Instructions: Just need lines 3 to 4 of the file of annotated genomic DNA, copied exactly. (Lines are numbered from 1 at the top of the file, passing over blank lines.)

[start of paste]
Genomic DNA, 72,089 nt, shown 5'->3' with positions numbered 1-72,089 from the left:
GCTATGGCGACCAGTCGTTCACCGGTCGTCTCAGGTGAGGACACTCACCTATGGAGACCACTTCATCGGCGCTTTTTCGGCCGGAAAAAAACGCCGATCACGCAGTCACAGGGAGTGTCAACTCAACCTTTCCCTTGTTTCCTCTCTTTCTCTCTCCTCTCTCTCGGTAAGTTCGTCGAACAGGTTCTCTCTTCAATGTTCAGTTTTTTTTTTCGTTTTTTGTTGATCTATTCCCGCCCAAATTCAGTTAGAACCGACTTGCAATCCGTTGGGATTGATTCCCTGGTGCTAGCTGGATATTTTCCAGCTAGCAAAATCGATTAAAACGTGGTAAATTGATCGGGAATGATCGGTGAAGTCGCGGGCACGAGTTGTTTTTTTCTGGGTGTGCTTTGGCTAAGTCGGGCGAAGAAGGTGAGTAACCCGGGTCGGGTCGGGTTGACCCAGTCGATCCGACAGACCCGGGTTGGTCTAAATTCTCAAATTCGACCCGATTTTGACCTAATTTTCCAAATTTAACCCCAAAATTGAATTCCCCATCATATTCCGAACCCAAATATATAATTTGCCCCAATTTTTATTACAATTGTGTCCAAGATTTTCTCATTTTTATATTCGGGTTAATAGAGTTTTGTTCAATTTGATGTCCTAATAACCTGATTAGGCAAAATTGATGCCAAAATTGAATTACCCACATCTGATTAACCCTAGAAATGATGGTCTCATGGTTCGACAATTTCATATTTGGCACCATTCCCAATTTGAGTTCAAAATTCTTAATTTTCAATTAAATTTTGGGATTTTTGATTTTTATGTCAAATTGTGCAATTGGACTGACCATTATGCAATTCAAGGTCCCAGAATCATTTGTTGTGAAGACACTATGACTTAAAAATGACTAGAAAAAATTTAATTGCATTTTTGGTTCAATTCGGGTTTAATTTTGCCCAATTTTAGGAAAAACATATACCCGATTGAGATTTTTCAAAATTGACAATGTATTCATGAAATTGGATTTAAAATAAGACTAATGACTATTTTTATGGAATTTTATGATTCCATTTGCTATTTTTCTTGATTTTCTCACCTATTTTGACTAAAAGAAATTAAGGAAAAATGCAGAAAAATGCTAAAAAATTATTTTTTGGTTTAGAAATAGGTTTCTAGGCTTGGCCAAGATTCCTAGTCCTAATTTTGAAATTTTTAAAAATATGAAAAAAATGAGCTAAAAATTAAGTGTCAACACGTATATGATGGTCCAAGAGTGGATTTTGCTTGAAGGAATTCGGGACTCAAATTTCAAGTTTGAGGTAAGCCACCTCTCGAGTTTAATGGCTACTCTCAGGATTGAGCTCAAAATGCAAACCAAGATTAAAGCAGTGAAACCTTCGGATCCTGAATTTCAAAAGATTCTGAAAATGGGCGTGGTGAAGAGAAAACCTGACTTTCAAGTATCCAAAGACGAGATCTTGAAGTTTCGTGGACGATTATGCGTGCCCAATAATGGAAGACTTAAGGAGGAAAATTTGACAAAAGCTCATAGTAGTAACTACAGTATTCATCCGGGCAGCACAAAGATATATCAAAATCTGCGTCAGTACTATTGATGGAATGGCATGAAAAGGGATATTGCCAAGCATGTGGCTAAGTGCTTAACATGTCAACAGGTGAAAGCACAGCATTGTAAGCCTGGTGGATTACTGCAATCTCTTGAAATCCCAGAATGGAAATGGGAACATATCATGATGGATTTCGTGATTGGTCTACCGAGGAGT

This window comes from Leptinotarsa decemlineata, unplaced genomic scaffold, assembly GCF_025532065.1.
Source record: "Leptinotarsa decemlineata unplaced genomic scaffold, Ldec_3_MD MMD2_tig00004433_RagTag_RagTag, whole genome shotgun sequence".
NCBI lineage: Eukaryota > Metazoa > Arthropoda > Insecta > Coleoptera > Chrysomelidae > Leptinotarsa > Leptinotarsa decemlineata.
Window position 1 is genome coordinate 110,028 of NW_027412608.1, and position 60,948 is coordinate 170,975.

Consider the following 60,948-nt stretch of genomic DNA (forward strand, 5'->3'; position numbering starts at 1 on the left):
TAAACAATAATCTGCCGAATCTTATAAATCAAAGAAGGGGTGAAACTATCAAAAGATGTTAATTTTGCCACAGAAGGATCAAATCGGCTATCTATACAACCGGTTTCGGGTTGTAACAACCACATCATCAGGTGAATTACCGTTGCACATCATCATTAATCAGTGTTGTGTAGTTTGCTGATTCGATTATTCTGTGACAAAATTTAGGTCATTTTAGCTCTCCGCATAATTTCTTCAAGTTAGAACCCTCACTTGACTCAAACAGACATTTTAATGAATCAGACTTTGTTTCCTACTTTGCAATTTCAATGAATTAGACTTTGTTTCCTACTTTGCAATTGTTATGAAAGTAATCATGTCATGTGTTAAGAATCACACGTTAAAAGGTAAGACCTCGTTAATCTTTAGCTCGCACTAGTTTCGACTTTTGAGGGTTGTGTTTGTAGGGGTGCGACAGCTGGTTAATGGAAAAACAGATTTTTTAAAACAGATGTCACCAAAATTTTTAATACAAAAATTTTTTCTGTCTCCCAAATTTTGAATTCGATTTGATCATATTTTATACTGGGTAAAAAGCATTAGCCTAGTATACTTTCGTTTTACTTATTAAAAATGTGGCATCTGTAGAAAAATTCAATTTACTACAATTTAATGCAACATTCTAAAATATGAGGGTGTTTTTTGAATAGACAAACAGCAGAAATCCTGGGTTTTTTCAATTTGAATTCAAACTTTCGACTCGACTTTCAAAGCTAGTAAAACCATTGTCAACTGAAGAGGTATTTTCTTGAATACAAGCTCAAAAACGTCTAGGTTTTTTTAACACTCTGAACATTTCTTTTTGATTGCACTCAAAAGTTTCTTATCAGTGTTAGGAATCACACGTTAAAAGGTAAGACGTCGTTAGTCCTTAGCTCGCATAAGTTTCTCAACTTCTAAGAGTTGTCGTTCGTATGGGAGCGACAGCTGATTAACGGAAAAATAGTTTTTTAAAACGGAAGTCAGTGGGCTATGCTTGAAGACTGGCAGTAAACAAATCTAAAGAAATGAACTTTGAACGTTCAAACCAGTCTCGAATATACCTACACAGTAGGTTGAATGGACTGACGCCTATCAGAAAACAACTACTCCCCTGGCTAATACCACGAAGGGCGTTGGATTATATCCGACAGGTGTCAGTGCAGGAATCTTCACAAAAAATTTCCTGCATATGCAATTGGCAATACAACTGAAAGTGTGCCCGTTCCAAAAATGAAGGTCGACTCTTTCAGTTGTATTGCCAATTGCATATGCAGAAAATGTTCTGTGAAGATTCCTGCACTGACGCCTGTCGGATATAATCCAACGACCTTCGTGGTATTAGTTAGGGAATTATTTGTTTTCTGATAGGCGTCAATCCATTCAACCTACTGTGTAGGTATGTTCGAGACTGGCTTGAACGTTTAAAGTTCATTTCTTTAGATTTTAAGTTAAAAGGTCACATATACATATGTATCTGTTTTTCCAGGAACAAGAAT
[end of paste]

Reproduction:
This window comes from Leptinotarsa decemlineata, unplaced genomic scaffold, assembly GCF_025532065.1.
Source record: "Leptinotarsa decemlineata unplaced genomic scaffold, Ldec_3_MD MMD2_tig00004433_RagTag_RagTag, whole genome shotgun sequence".